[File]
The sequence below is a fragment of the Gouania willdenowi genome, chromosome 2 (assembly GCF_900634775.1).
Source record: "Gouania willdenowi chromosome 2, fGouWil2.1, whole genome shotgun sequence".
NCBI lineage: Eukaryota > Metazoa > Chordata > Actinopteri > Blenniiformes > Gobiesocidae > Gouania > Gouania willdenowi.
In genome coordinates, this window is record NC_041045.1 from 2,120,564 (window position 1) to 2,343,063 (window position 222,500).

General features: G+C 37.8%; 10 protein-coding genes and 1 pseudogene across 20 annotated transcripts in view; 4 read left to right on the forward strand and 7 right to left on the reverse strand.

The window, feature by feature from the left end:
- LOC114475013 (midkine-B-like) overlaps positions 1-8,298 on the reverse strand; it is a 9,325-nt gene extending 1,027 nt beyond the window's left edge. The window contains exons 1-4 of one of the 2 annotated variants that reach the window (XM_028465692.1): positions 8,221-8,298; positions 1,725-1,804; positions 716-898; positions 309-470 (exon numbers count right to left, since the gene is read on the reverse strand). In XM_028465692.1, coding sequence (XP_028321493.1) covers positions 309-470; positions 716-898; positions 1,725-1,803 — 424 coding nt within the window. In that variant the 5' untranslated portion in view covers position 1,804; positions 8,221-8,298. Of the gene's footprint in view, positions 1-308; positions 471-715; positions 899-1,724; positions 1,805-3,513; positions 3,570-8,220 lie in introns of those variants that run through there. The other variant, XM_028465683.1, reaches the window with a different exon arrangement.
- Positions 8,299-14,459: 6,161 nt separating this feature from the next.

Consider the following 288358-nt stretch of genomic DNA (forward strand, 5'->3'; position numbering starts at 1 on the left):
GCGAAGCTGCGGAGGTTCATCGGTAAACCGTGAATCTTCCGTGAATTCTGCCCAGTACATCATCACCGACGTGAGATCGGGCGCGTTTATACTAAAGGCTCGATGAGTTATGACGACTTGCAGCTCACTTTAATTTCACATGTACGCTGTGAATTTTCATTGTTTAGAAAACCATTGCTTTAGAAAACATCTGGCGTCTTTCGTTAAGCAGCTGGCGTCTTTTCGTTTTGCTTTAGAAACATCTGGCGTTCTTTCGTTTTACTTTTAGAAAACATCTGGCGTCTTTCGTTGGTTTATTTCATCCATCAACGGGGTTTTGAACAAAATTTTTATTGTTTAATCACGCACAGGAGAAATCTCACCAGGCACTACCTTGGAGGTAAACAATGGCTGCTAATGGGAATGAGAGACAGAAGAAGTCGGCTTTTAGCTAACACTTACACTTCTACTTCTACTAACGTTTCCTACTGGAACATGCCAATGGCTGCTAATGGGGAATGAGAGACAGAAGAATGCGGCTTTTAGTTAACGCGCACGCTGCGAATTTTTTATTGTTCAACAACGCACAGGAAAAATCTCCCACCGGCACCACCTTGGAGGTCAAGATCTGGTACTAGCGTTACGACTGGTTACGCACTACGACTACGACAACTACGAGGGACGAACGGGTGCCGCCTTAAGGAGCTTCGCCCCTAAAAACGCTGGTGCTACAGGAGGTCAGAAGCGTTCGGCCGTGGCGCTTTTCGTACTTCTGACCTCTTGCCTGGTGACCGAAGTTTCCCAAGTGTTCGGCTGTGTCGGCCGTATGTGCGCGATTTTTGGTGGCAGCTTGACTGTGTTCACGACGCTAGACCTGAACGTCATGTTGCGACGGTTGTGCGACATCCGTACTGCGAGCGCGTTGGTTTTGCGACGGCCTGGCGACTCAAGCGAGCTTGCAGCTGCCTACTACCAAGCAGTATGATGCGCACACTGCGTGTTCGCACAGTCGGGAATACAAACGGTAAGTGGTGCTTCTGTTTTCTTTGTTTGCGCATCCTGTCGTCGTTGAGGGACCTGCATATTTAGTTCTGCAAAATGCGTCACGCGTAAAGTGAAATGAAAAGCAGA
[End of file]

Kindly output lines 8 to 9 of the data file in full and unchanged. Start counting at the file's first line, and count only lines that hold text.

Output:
- Positions 8,299-14,459: 6,161 nt separating this feature from the next.

Consider the following 288358-nt stretch of genomic DNA (forward strand, 5'->3'; position numbering starts at 1 on the left):